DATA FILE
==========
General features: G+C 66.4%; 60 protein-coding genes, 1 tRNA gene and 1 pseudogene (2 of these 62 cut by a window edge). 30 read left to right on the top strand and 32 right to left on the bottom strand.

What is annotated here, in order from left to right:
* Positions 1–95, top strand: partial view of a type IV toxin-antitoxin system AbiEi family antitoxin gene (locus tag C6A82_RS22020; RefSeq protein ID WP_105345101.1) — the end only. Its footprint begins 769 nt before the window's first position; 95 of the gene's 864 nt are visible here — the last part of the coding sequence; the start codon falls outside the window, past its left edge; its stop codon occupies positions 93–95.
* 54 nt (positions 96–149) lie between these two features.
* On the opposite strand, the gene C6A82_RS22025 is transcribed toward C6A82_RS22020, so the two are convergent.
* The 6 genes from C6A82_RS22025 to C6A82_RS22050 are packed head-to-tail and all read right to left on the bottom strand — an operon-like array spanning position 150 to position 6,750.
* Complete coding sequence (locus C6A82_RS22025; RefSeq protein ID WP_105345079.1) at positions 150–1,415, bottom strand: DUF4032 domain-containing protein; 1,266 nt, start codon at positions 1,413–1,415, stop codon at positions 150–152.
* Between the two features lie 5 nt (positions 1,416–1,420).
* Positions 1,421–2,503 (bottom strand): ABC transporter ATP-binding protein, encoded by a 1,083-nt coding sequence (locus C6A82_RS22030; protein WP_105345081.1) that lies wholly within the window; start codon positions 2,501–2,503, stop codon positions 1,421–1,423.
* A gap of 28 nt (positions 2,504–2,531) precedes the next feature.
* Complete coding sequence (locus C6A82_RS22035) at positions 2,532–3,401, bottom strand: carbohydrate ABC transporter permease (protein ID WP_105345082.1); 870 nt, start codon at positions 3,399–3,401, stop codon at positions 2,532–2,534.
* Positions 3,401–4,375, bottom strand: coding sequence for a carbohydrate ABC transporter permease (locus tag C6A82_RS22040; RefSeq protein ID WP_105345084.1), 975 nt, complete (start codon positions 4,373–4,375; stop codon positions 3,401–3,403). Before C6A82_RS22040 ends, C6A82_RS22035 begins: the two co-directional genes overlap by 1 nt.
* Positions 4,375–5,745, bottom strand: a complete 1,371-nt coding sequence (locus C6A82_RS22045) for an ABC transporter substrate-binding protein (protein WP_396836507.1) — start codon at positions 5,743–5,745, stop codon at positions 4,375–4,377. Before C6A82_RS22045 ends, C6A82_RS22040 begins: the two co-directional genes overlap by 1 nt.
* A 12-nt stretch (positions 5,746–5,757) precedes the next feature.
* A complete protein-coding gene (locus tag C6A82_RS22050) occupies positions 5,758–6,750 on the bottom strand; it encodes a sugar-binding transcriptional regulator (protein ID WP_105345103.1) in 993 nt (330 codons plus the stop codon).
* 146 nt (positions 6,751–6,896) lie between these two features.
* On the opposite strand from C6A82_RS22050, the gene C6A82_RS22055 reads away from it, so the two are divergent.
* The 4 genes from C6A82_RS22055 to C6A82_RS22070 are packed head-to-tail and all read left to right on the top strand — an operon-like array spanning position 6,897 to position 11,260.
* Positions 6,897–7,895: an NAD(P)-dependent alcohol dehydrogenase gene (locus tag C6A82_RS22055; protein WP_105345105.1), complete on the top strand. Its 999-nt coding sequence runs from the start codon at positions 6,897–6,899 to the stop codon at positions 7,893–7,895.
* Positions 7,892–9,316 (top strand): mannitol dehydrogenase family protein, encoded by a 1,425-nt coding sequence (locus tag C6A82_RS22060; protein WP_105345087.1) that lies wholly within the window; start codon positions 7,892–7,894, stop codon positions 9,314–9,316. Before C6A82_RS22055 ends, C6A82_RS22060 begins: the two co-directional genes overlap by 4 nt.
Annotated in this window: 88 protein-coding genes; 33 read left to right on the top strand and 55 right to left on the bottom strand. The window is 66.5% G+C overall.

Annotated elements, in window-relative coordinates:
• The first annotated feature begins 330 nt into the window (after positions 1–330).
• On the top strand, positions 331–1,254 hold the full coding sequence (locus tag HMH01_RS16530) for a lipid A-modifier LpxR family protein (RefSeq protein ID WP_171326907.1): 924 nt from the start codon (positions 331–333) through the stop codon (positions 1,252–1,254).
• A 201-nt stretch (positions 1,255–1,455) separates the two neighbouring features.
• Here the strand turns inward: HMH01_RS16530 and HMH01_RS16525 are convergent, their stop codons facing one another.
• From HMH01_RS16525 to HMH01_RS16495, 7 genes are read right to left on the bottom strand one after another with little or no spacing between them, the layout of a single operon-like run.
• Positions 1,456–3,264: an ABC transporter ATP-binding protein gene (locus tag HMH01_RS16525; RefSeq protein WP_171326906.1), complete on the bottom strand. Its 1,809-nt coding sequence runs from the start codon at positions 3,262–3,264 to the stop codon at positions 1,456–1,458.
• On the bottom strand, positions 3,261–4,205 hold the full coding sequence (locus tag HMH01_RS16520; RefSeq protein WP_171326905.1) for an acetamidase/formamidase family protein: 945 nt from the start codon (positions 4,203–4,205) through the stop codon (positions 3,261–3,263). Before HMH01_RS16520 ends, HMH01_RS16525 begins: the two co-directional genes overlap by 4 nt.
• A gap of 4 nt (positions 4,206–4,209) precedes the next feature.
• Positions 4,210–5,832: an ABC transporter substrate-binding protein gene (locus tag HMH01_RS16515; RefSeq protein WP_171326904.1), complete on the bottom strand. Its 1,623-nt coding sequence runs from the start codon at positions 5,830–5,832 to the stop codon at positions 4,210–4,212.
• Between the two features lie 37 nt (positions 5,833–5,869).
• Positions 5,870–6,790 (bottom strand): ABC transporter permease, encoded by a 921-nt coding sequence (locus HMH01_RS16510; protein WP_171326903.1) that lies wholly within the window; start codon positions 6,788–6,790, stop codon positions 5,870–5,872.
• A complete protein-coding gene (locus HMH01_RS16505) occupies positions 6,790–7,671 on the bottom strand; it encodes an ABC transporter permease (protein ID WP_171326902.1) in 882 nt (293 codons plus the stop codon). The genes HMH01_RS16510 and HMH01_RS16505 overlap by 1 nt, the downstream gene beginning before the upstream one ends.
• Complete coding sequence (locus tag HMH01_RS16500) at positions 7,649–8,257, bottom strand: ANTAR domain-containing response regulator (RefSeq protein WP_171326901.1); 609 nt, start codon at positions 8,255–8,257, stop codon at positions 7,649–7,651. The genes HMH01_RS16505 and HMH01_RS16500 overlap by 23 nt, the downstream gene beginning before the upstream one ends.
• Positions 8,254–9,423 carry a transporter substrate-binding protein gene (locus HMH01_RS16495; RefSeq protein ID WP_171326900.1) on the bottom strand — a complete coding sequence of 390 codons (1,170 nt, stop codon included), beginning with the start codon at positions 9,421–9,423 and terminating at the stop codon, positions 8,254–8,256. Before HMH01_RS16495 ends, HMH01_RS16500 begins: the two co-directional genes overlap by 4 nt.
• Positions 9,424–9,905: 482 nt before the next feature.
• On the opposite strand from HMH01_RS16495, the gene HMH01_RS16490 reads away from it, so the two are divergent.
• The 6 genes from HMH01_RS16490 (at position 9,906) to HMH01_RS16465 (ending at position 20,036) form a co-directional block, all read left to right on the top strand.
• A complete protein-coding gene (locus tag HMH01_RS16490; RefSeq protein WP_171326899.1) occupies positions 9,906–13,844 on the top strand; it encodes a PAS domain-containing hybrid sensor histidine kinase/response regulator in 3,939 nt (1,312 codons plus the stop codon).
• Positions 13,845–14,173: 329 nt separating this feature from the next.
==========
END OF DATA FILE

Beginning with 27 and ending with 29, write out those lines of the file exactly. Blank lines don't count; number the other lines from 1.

• From HMH01_RS16525 to HMH01_RS16495, 7 genes are read right to left on the bottom strand one after another with little or no spacing between them, the layout of a single operon-like run.
• Positions 1,456–3,264: an ABC transporter ATP-binding protein gene (locus tag HMH01_RS16525; RefSeq protein WP_171326906.1), complete on the bottom strand. Its 1,809-nt coding sequence runs from the start codon at positions 3,262–3,264 to the stop codon at positions 1,456–1,458.
• On the bottom strand, positions 3,261–4,205 hold the full coding sequence (locus tag HMH01_RS16520; RefSeq protein WP_171326905.1) for an acetamidase/formamidase family protein: 945 nt from the start codon (positions 4,203–4,205) through the stop codon (positions 3,261–3,263). Before HMH01_RS16520 ends, HMH01_RS16525 begins: the two co-directional genes overlap by 4 nt.